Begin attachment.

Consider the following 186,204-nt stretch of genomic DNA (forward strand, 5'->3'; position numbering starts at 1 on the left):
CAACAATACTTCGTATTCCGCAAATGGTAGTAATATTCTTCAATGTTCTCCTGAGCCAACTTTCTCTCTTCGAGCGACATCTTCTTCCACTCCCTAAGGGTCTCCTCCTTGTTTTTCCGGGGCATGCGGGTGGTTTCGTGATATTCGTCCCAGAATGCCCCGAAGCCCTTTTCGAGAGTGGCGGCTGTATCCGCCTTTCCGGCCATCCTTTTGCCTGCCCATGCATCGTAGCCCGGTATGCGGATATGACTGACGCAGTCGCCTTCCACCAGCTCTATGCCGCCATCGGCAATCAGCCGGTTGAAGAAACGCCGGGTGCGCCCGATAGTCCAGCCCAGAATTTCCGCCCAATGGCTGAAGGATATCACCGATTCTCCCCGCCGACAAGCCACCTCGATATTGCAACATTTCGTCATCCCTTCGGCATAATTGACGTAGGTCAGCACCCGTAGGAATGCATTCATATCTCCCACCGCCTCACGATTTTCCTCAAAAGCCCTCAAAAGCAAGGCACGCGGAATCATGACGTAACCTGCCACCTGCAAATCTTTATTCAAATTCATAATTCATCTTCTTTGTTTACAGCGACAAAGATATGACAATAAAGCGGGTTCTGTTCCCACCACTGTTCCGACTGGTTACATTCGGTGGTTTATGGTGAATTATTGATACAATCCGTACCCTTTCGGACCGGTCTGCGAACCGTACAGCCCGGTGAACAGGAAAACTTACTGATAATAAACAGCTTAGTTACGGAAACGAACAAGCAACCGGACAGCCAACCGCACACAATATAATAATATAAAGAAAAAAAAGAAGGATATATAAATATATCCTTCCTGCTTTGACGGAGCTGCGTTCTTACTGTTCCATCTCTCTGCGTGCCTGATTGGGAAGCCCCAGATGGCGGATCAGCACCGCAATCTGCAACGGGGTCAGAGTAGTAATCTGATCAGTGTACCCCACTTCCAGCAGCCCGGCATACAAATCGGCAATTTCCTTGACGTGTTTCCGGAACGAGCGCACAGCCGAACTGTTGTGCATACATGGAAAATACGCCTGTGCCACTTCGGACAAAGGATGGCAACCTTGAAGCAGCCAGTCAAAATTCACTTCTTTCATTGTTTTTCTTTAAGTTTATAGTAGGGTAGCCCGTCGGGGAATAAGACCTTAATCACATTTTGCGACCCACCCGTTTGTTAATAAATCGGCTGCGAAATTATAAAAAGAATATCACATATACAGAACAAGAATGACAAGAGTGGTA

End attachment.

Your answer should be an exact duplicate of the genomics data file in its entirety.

Consider the following 186,204-nt stretch of genomic DNA (forward strand, 5'->3'; position numbering starts at 1 on the left):
CAACAATACTTCGTATTCCGCAAATGGTAGTAATATTCTTCAATGTTCTCCTGAGCCAACTTTCTCTCTTCGAGCGACATCTTCTTCCACTCCCTAAGGGTCTCCTCCTTGTTTTTCCGGGGCATGCGGGTGGTTTCGTGATATTCGTCCCAGAATGCCCCGAAGCCCTTTTCGAGAGTGGCGGCTGTATCCGCCTTTCCGGCCATCCTTTTGCCTGCCCATGCATCGTAGCCCGGTATGCGGATATGACTGACGCAGTCGCCTTCCACCAGCTCTATGCCGCCATCGGCAATCAGCCGGTTGAAGAAACGCCGGGTGCGCCCGATAGTCCAGCCCAGAATTTCCGCCCAATGGCTGAAGGATATCACCGATTCTCCCCGCCGACAAGCCACCTCGATATTGCAACATTTCGTCATCCCTTCGGCATAATTGACGTAGGTCAGCACCCGTAGGAATGCATTCATATCTCCCACCGCCTCACGATTTTCCTCAAAAGCCCTCAAAAGCAAGGCACGCGGAATCATGACGTAACCTGCCACCTGCAAATCTTTATTCAAATTCATAATTCATCTTCTTTGTTTACAGCGACAAAGATATGACAATAAAGCGGGTTCTGTTCCCACCACTGTTCCGACTGGTTACATTCGGTGGTTTATGGTGAATTATTGATACAATCCGTACCCTTTCGGACCGGTCTGCGAACCGTACAGCCCGGTGAACAGGAAAACTTACTGATAATAAACAGCTTAGTTACGGAAACGAACAAGCAACCGGACAGCCAACCGCACACAATATAATAATATAAAGAAAAAAAAGAAGGATATATAAATATATCCTTCCTGCTTTGACGGAGCTGCGTTCTTACTGTTCCATCTCTCTGCGTGCCTGATTGGGAAGCCCCAGATGGCGGATCAGCACCGCAATCTGCAACGGGGTCAGAGTAGTAATCTGATCAGTGTACCCCACTTCCAGCAGCCCGGCATACAAATCGGCAATTTCCTTGACGTGTTTCCGGAACGAGCGCACAGCCGAACTGTTGTGCATACATGGAAAATACGCCTGTGCCACTTCGGACAAAGGATGGCAACCTTGAAGCAGCCAGTCAAAATTCACTTCTTTCATTGTTTTTCTTTAAGTTTATAGTAGGGTAGCCCGTCGGGGAATAAGACCTTAATCACATTTTGCGACCCACCCGTTTGTTAATAAATCGGCTGCGAAATTATAAAAAGAATATCACATATACAGAACAAGAATGACAAGAGTGGTA